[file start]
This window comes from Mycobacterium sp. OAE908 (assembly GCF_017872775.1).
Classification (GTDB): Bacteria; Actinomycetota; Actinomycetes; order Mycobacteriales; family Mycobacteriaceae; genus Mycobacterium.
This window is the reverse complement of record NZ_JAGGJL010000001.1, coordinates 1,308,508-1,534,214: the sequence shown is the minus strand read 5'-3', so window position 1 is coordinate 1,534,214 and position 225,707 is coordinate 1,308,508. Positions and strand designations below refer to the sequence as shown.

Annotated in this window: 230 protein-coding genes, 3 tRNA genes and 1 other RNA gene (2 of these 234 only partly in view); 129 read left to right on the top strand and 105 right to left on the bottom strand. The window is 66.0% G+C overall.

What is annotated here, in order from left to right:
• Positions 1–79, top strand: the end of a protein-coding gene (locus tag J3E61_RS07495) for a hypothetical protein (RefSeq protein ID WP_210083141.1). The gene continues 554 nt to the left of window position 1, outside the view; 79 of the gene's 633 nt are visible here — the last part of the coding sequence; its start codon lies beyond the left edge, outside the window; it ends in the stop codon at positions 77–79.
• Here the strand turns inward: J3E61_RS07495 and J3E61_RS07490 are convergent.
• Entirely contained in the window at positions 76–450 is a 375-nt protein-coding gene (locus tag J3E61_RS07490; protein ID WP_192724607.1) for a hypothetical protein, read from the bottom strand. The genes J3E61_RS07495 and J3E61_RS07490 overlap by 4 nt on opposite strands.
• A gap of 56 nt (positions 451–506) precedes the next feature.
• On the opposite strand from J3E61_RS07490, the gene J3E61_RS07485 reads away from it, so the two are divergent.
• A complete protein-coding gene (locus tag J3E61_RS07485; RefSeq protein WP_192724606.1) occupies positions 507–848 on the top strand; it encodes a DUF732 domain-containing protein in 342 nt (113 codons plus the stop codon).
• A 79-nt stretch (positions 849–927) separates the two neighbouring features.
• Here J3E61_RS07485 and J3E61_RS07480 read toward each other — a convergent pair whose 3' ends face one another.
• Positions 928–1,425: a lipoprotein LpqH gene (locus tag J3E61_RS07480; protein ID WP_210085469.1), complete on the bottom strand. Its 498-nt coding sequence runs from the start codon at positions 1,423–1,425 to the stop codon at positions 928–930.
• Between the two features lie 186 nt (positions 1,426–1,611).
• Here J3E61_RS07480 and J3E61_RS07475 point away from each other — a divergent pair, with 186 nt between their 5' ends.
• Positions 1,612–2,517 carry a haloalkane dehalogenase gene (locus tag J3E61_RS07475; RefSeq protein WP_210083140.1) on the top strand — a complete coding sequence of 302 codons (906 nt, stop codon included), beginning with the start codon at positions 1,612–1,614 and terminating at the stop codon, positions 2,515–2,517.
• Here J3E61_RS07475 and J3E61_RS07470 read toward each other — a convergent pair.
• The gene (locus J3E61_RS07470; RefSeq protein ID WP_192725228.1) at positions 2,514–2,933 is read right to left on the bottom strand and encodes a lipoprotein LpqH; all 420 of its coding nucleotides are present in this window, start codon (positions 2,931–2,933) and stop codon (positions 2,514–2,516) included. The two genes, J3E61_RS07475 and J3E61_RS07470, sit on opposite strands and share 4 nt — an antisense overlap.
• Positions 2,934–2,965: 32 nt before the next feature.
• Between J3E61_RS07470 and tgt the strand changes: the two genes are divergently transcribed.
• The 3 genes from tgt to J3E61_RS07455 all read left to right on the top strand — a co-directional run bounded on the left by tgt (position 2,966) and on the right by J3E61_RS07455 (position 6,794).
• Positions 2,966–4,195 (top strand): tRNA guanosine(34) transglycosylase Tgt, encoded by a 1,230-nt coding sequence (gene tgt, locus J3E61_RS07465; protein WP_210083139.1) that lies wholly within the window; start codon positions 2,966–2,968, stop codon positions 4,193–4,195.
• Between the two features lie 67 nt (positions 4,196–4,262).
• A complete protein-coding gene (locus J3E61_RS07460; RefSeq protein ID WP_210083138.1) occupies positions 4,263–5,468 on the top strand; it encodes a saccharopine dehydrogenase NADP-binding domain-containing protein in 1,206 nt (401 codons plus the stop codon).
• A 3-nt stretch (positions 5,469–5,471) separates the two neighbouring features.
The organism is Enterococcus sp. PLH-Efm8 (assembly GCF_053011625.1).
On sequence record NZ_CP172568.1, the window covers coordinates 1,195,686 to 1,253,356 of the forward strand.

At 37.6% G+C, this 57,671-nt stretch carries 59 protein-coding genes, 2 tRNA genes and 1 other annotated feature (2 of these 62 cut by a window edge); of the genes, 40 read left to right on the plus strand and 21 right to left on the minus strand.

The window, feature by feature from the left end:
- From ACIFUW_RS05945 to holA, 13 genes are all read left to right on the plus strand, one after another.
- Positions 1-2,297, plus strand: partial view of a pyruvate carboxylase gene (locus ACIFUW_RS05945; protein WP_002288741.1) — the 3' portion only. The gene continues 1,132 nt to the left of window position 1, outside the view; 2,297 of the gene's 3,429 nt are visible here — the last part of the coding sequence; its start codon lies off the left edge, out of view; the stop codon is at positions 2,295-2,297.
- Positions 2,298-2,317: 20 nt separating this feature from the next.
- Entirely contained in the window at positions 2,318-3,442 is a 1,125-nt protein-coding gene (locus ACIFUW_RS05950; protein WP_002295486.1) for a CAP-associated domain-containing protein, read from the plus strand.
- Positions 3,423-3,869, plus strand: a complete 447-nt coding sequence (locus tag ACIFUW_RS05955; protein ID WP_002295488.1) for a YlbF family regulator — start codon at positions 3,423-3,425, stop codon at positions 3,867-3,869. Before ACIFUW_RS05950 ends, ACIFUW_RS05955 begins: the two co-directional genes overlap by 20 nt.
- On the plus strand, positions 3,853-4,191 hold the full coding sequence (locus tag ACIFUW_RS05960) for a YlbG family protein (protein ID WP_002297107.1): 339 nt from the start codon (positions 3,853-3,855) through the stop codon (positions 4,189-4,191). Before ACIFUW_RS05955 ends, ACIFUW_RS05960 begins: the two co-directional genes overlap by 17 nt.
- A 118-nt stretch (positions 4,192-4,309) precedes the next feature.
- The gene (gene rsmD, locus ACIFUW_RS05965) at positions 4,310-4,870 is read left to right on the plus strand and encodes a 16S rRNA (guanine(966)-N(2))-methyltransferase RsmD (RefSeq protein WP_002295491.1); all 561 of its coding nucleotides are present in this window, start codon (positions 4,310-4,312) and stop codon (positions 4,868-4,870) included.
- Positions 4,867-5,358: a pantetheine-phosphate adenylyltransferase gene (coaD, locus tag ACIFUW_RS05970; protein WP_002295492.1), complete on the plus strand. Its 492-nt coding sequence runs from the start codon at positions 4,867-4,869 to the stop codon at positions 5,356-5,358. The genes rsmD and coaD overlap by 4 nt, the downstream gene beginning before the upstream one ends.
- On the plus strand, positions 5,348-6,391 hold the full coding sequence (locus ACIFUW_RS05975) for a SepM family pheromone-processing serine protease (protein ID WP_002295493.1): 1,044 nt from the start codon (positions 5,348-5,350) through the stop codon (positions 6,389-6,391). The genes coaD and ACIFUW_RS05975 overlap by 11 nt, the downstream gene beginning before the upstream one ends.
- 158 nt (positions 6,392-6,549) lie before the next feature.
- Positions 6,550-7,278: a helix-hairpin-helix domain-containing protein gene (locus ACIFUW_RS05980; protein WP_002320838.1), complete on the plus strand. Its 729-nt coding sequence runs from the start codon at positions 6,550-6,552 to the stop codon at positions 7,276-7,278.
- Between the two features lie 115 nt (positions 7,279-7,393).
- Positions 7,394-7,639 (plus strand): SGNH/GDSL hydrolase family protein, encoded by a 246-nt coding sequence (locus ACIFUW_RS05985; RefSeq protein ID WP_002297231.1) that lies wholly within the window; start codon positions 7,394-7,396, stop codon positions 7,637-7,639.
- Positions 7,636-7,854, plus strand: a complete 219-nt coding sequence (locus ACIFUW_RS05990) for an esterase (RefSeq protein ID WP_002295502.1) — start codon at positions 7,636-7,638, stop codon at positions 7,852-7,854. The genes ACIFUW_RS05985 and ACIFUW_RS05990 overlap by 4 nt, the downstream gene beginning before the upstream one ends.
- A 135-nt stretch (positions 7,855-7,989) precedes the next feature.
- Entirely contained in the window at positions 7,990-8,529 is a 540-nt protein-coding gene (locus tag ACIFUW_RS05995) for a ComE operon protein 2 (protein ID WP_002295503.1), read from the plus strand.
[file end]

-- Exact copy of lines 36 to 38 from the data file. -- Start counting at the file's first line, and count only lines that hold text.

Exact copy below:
- On the plus strand, positions 3,853-4,191 hold the full coding sequence (locus tag ACIFUW_RS05960) for a YlbG family protein (protein ID WP_002297107.1): 339 nt from the start codon (positions 3,853-3,855) through the stop codon (positions 4,189-4,191). Before ACIFUW_RS05955 ends, ACIFUW_RS05960 begins: the two co-directional genes overlap by 17 nt.
- A 118-nt stretch (positions 4,192-4,309) precedes the next feature.
- The gene (gene rsmD, locus ACIFUW_RS05965) at positions 4,310-4,870 is read left to right on the plus strand and encodes a 16S rRNA (guanine(966)-N(2))-methyltransferase RsmD (RefSeq protein WP_002295491.1); all 561 of its coding nucleotides are present in this window, start codon (positions 4,310-4,312) and stop codon (positions 4,868-4,870) included.